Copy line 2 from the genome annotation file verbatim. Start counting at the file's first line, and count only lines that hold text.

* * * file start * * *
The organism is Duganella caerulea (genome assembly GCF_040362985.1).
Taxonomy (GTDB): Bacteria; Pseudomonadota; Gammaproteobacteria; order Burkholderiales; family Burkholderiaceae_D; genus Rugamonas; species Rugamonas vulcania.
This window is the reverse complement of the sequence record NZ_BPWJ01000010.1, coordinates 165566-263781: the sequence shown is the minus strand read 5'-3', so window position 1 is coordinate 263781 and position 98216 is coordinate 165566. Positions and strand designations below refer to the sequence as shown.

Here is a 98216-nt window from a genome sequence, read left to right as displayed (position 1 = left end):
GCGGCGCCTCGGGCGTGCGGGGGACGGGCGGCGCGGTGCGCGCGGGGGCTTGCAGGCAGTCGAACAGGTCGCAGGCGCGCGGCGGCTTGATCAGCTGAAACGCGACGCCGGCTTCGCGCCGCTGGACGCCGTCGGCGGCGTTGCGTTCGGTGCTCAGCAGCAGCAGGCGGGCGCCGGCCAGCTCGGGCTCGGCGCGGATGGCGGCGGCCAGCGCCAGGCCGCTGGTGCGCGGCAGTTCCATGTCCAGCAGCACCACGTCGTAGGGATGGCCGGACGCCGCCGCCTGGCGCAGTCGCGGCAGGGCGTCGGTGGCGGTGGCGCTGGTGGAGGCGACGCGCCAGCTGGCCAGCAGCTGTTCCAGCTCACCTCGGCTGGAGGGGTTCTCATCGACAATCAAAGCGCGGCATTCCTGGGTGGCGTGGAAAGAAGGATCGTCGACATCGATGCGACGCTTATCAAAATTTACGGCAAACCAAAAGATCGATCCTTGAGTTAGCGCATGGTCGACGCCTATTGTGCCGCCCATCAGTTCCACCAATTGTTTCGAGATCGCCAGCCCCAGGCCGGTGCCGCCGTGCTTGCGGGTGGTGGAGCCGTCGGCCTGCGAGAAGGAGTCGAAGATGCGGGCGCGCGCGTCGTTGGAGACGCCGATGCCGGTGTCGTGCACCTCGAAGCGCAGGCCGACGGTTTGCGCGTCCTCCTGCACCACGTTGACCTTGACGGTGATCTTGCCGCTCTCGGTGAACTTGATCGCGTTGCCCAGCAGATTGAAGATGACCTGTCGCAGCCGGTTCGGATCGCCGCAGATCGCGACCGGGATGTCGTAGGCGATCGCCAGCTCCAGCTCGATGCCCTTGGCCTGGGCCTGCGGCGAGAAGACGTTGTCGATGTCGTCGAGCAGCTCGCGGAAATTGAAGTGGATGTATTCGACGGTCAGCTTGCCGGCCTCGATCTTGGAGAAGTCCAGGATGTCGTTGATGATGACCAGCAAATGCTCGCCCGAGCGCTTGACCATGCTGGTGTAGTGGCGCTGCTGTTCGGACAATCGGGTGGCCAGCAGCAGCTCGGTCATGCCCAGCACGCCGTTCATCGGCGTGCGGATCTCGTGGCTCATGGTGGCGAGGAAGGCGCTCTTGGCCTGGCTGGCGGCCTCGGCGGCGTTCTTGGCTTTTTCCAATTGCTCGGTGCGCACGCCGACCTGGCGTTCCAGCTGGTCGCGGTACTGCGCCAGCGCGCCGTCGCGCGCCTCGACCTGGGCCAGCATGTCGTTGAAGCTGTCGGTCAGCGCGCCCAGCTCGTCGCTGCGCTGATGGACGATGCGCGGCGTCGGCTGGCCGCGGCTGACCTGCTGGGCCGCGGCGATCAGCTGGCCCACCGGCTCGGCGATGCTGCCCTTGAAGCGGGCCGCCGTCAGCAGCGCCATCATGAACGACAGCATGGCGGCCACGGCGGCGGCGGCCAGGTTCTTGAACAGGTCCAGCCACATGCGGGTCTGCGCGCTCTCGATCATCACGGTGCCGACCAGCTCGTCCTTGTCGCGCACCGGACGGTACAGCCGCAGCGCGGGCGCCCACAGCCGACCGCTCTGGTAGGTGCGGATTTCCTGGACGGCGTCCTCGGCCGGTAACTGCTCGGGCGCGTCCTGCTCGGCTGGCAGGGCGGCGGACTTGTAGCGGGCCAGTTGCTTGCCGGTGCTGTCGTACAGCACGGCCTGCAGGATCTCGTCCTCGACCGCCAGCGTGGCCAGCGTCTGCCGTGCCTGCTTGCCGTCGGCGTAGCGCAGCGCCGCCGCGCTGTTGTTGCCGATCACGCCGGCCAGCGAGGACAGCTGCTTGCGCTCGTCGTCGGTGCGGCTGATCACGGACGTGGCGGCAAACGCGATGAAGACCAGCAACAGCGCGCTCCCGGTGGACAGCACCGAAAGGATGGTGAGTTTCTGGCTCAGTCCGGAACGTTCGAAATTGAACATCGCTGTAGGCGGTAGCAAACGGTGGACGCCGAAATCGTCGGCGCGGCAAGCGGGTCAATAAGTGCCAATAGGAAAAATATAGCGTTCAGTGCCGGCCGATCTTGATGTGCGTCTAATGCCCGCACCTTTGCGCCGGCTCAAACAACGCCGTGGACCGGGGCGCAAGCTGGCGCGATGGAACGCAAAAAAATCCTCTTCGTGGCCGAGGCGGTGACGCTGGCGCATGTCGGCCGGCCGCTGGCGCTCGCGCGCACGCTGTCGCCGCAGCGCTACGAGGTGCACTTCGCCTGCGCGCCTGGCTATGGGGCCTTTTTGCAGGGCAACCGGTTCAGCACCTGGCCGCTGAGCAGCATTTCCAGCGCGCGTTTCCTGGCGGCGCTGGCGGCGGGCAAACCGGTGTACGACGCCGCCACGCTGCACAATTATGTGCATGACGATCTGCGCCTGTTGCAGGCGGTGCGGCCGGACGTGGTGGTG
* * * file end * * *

Taxonomy (GTDB): Bacteria; Pseudomonadota; Gammaproteobacteria; order Burkholderiales; family Burkholderiaceae_D; genus Rugamonas; species Rugamonas vulcania.